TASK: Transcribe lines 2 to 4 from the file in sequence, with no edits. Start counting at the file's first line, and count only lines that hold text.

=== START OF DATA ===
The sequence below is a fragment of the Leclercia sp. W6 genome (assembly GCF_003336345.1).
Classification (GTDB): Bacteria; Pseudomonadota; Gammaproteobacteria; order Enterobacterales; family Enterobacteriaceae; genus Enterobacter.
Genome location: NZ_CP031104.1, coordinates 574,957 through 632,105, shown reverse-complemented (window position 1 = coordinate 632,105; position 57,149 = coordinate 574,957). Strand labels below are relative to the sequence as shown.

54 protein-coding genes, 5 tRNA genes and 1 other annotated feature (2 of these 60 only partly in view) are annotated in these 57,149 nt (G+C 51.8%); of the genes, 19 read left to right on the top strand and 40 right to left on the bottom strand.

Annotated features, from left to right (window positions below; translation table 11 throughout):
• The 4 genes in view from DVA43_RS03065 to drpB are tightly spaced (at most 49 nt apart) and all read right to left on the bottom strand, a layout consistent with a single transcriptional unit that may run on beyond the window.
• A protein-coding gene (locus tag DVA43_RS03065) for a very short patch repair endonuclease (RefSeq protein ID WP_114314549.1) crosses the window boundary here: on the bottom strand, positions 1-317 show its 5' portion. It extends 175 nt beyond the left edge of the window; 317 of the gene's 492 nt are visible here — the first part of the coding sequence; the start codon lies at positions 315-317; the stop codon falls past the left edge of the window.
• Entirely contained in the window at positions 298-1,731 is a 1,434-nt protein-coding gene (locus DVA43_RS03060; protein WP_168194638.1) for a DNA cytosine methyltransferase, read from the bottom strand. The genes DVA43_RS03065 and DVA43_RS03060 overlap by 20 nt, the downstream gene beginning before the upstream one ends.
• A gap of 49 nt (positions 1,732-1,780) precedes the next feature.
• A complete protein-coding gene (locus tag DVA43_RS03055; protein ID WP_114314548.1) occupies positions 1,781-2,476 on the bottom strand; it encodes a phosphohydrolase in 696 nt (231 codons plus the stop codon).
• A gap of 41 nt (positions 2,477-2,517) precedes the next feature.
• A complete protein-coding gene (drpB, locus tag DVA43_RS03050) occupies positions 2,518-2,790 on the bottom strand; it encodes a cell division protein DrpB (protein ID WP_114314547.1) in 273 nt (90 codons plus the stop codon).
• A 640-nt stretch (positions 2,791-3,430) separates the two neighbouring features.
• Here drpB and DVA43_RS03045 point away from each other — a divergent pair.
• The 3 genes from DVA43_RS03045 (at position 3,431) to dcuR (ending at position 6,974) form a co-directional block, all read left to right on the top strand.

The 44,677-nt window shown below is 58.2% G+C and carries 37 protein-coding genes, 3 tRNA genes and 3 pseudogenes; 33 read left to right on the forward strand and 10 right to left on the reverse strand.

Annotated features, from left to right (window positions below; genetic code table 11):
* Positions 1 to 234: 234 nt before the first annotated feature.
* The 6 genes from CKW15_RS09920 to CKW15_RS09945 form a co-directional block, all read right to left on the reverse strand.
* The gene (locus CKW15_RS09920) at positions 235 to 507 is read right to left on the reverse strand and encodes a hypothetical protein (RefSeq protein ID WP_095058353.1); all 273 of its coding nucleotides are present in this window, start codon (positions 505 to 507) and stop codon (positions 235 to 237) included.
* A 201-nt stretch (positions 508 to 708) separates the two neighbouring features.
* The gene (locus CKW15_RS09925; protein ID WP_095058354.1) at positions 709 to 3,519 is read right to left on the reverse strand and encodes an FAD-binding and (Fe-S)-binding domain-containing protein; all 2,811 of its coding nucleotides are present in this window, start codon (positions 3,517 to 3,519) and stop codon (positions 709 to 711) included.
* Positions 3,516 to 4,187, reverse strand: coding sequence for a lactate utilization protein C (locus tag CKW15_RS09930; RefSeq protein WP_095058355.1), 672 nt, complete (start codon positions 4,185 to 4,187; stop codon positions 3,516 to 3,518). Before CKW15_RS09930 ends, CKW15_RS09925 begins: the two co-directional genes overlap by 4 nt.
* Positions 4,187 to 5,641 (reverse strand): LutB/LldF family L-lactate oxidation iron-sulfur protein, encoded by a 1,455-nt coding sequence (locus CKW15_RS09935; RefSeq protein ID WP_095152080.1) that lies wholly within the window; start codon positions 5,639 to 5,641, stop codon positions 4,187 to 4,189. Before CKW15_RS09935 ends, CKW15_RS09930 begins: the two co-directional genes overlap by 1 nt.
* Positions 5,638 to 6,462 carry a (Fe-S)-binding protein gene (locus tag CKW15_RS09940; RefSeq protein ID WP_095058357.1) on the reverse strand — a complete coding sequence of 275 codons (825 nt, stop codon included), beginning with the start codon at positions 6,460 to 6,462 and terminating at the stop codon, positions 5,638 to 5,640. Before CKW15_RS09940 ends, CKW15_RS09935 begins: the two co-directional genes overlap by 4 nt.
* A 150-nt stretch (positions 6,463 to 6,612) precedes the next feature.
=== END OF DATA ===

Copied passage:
Classification (GTDB): Bacteria; Pseudomonadota; Gammaproteobacteria; order Enterobacterales; family Enterobacteriaceae; genus Enterobacter.
Genome location: NZ_CP031104.1, coordinates 574,957 through 632,105, shown reverse-complemented (window position 1 = coordinate 632,105; position 57,149 = coordinate 574,957). Strand labels below are relative to the sequence as shown.

54 protein-coding genes, 5 tRNA genes and 1 other annotated feature (2 of these 60 only partly in view) are annotated in these 57,149 nt (G+C 51.8%); of the genes, 19 read left to right on the top strand and 40 right to left on the bottom strand.